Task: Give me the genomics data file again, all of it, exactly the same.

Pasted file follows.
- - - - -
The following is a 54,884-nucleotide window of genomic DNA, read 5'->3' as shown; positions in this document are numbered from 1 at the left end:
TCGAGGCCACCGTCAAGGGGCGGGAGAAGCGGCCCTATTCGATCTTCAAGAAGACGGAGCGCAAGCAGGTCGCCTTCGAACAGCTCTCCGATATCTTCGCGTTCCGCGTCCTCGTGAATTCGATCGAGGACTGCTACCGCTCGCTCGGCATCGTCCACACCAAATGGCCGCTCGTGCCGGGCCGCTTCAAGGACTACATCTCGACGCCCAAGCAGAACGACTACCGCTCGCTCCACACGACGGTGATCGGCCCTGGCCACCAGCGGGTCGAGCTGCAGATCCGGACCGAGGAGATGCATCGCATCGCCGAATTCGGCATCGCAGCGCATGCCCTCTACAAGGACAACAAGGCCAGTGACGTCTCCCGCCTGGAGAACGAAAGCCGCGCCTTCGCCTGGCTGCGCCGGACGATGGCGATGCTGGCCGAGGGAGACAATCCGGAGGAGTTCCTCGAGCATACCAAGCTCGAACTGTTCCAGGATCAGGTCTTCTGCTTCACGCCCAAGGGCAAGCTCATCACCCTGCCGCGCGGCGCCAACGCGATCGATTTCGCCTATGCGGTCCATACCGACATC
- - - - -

The following is a 54,884-nucleotide window of genomic DNA, read 5'->3' as shown; positions in this document are numbered from 1 at the left end:
TCGAGGCCACCGTCAAGGGGCGGGAGAAGCGGCCCTATTCGATCTTCAAGAAGACGGAGCGCAAGCAGGTCGCCTTCGAACAGCTCTCCGATATCTTCGCGTTCCGCGTCCTCGTGAATTCGATCGAGGACTGCTACCGCTCGCTCGGCATCGTCCACACCAAATGGCCGCTCGTGCCGGGCCGCTTCAAGGACTACATCTCGACGCCCAAGCAGAACGACTACCGCTCGCTCCACACGACGGTGATCGGCCCTGGCCACCAGCGGGTCGAGCTGCAGATCCGGACCGAGGAGATGCATCGCATCGCCGAATTCGGCATCGCAGCGCATGCCCTCTACAAGGACAACAAGGCCAGTGACGTCTCCCGCCTGGAGAACGAAAGCCGCGCCTTCGCCTGGCTGCGCCGGACGATGGCGATGCTGGCCGAGGGAGACAATCCGGAGGAGTTCCTCGAGCATACCAAGCTCGAACTGTTCCAGGATCAGGTCTTCTGCTTCACGCCCAAGGGCAAGCTCATCACCCTGCCGCGCGGCGCCAACGCGATCGATTTCGCCTATGCGGTCCATACCGACATC